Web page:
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Trends in nursing home expenses, 1987 and 1996.

Rhoades JA, Sommers JP - Health Care Financ Rev (2003)

Bottom Line: As Medicare's role increased, there was an accompanying decline in the proportion of expenses paid out of pocket.In 1987, 45 percent was paid out of pocket versus 30 percent in 1996.Those nursing home residents using Medicare most heavily as a source of payment tended to exhibit very short stays (33 days on average), zero limitations in activities of daily living (ADLs), and no mental conditions.

View Article: PubMed Central - PubMed

Affiliation: Agency for Healthcare Research and Quality, Center for Financing, Access and Cost Trends, Room 5212, 540 Gather Road, Rockville, MD 20850, USA. jrhoades@ahrq.gov

ABSTRACT
This article presents data about expenses and sources of payment for nursing homes for 1987 and 1996. A central finding is that the role of Medicare in financing nursing home care has greatly expanded. Medicare payments represent 2 and 19 percent of the total for 1987 and 1996, respectively. As Medicare's role increased, there was an accompanying decline in the proportion of expenses paid out of pocket. In 1987, 45 percent was paid out of pocket versus 30 percent in 1996. Those nursing home residents using Medicare most heavily as a source of payment tended to exhibit very short stays (33 days on average), zero limitations in activities of daily living (ADLs), and no mental conditions.

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Mean Expense per Day and Percent Change for Nursing Home Residents, by Homeownership: 1987 Versus 1996
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f4-hcfr-25-1-099: Mean Expense per Day and Percent Change for Nursing Home Residents, by Homeownership: 1987 Versus 1996

Mentions: In both 1987 and 1996, residents who did not own a home had higher annual nursing home expenses ($14,568 and $24,673, 1987 versus 1996) per resident than residents who did own a home ($13,002 and $18,096, 1987 versus 1996). At the same time non-homeowners had a lower mean expense per day in 1996 (Figure 4). Non-homeowners tended to have longer LOSs than homeowners (264 versus 231 days in 1987, and 218 versus 134 days in 1996, respectively) and possibly received care more custodial in nature. This relationship appears to be more pronounced in 1996 than in 1987. Non-homeowners are more than twice as likely to have a permanent stay (a stay of 1 year or more) as compared with homeowners (Coughlin, McBride, and Liu, 1990).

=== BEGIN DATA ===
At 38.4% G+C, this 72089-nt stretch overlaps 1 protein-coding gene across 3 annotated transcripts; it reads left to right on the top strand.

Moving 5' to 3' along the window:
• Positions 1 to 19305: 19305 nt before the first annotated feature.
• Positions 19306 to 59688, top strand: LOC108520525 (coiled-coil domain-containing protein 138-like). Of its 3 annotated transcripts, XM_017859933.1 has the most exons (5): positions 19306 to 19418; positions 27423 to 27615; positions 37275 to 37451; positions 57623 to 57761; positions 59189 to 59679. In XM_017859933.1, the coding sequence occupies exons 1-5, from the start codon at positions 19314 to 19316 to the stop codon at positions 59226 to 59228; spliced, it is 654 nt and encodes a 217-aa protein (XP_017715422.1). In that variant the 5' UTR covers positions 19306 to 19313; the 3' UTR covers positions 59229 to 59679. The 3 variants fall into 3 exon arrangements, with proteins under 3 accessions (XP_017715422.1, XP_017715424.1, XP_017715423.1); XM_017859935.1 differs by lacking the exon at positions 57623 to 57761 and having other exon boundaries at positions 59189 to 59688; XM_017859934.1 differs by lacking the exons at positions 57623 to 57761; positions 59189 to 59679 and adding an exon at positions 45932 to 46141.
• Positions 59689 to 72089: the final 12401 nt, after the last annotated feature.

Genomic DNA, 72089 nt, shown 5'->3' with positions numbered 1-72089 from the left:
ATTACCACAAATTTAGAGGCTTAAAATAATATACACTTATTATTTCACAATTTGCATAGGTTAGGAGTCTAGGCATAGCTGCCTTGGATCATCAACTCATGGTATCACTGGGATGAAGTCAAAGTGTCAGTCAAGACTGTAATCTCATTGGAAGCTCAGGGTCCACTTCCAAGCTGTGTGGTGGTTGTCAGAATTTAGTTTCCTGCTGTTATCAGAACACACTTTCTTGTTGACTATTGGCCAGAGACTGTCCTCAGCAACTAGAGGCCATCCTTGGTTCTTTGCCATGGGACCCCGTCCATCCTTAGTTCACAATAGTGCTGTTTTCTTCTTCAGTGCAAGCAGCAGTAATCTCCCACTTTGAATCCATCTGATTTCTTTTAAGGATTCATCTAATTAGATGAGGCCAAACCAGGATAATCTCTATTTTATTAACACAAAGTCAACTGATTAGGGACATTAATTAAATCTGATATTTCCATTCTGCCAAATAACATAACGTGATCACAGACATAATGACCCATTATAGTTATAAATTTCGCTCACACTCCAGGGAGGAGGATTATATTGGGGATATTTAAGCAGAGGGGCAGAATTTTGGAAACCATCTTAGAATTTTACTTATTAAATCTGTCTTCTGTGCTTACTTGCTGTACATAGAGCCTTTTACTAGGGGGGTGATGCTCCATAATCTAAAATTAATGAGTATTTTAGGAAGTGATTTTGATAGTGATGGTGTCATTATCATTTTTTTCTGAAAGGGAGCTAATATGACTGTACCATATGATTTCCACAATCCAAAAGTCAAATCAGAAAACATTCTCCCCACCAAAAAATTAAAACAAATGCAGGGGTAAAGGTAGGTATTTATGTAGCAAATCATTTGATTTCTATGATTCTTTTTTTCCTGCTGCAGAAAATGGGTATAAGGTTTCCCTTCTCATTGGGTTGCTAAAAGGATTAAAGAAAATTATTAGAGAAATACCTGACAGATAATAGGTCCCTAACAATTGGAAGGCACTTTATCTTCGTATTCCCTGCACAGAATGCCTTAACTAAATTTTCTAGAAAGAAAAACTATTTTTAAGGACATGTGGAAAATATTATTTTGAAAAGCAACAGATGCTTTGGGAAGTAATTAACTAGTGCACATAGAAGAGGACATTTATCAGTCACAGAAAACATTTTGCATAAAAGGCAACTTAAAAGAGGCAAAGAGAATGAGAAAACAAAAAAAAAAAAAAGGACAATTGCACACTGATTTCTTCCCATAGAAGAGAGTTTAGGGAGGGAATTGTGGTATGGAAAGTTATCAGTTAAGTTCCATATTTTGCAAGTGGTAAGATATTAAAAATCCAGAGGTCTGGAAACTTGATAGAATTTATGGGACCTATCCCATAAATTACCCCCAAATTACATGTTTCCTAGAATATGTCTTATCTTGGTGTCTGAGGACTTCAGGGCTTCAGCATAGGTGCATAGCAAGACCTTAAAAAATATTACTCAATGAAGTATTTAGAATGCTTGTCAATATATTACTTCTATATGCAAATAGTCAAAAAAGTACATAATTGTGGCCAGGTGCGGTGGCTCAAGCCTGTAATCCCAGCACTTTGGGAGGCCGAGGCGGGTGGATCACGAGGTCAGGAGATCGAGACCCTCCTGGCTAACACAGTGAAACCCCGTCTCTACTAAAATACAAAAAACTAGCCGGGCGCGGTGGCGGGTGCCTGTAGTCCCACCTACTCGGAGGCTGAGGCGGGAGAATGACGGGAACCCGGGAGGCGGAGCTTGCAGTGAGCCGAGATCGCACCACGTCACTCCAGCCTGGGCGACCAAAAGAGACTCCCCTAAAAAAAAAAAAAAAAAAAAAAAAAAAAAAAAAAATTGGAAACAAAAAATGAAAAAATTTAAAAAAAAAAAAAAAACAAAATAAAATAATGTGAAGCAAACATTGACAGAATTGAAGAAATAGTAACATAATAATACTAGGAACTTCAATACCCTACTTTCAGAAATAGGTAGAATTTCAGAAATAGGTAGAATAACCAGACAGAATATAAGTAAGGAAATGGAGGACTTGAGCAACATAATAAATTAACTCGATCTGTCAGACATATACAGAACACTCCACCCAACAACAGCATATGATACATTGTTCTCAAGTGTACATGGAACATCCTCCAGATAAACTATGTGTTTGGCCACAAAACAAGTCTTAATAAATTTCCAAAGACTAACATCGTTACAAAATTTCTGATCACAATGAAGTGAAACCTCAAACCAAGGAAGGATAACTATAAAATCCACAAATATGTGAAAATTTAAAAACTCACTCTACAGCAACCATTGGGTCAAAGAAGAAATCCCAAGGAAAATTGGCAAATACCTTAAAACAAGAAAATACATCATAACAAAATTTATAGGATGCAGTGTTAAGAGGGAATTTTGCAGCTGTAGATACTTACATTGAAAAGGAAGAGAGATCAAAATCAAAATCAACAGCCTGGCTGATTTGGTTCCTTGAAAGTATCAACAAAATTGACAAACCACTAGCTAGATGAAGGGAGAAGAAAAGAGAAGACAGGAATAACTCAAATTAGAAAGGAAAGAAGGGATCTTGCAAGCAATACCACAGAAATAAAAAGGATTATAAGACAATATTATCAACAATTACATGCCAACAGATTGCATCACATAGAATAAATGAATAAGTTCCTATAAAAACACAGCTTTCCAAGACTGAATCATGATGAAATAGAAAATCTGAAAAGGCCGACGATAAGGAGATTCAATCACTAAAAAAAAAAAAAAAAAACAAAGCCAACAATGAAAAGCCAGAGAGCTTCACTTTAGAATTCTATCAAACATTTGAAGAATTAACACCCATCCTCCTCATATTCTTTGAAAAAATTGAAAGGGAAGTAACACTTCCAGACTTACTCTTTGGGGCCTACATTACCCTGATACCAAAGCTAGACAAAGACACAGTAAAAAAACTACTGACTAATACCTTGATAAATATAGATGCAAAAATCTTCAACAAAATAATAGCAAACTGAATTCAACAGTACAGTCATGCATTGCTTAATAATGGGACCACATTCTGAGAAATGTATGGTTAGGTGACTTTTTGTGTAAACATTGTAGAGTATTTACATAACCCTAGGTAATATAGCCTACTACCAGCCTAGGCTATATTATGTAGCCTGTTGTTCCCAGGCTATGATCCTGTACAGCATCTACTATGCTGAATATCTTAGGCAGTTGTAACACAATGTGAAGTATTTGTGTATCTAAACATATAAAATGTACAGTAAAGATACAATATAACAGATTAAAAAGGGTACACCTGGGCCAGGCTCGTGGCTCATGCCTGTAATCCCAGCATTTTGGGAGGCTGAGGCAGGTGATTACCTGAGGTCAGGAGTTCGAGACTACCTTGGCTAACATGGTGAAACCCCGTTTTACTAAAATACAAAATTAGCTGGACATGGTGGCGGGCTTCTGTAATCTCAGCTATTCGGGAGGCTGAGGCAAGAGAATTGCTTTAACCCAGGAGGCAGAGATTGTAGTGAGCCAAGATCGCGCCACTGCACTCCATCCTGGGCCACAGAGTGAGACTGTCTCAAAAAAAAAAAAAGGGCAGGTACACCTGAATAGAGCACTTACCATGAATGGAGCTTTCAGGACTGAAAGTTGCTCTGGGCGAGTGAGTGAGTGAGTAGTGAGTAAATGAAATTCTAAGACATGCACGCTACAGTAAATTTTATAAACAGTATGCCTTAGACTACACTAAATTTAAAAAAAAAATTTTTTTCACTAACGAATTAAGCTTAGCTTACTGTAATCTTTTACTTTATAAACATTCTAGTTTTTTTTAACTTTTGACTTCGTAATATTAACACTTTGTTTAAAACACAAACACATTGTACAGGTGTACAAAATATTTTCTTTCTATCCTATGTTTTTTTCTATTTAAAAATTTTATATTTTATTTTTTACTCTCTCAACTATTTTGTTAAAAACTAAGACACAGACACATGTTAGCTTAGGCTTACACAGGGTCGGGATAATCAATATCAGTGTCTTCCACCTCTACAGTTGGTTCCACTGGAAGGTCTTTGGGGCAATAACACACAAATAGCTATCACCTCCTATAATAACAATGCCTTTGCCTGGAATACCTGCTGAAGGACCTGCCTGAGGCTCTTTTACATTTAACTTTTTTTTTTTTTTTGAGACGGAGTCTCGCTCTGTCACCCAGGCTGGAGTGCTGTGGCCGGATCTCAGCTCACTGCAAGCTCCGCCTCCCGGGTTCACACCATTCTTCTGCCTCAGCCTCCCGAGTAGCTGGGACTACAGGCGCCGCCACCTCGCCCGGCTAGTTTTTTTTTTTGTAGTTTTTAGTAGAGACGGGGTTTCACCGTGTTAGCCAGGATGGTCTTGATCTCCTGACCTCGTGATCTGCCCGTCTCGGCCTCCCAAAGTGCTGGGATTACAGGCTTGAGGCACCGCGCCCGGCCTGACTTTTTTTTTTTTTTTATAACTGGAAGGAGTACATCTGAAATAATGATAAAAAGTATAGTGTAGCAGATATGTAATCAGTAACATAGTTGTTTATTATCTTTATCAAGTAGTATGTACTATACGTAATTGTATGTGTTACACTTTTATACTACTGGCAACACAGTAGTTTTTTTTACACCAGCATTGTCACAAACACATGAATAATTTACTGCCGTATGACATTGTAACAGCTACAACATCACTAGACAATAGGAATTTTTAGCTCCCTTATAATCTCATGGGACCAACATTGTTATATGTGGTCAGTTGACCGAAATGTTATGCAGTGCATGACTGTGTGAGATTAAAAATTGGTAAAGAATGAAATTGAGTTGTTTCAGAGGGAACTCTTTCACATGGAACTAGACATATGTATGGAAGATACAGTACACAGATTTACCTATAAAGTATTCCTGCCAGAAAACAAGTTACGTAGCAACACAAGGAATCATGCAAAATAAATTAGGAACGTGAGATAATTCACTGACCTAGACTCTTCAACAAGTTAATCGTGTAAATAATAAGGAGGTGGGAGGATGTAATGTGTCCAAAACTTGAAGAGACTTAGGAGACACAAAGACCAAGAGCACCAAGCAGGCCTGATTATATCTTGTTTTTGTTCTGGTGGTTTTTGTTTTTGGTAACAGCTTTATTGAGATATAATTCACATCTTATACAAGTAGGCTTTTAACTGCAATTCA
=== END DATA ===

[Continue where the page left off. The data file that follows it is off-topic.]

Trends in nursing home expenses, 1987 and 1996.

Rhoades JA, Sommers JP - Health Care Financ Rev (2003)

Mean Expense per Day and Percent Change for Nursing Home Residents, by Homeownership: 1987 Versus 1996
© Copyright Policy
Related In: Results  -  Collection

Show All Figures
getmorefigures.php?uid=PMC4194838&req=5

f4-hcfr-25-1-099: Mean Expense per Day and Percent Change for Nursing Home Residents, by Homeownership: 1987 Versus 1996
Mentions: In both 1987 and 1996, residents who did not own a home had higher annual nursing home expenses ($14,568 and $24,673, 1987 versus 1996) per resident than residents who did own a home ($13,002 and $18,096, 1987 versus 1996). At the same time non-homeowners had a lower mean expense per day in 1996 (Figure 4). Non-homeowners tended to have longer LOSs than homeowners (264 versus 231 days in 1987, and 218 versus 134 days in 1996, respectively) and possibly received care more custodial in nature. This relationship appears to be more pronounced in 1996 than in 1987. Non-homeowners are more than twice as likely to have a permanent stay (a stay of 1 year or more) as compared with homeowners (Coughlin, McBride, and Liu, 1990).

Bottom Line: As Medicare's role increased, there was an accompanying decline in the proportion of expenses paid out of pocket.In 1987, 45 percent was paid out of pocket versus 30 percent in 1996.Those nursing home residents using Medicare most heavily as a source of payment tended to exhibit very short stays (33 days on average), zero limitations in activities of daily living (ADLs), and no mental conditions.

View Article: PubMed Central - PubMed

Affiliation: Agency for Healthcare Research and Quality, Center for Financing, Access and Cost Trends, Room 5212, 540 Gather Road, Rockville, MD 20850, USA. jrhoades@ahrq.gov

ABSTRACT
This article presents data about expenses and sources of payment for nursing homes for 1987 and 1996. A central finding is that the role of Medicare in financing nursing home care has greatly expanded. Medicare payments represent 2 and 19 percent of the total for 1987 and 1996, respectively. As Medicare's role increased, there was an accompanying decline in the proportion of expenses paid out of pocket. In 1987, 45 percent was paid out of pocket versus 30 percent in 1996. Those nursing home residents using Medicare most heavily as a source of payment tended to exhibit very short stays (33 days on average), zero limitations in activities of daily living (ADLs), and no mental conditions.

Show MeSH
Related in: MedlinePlus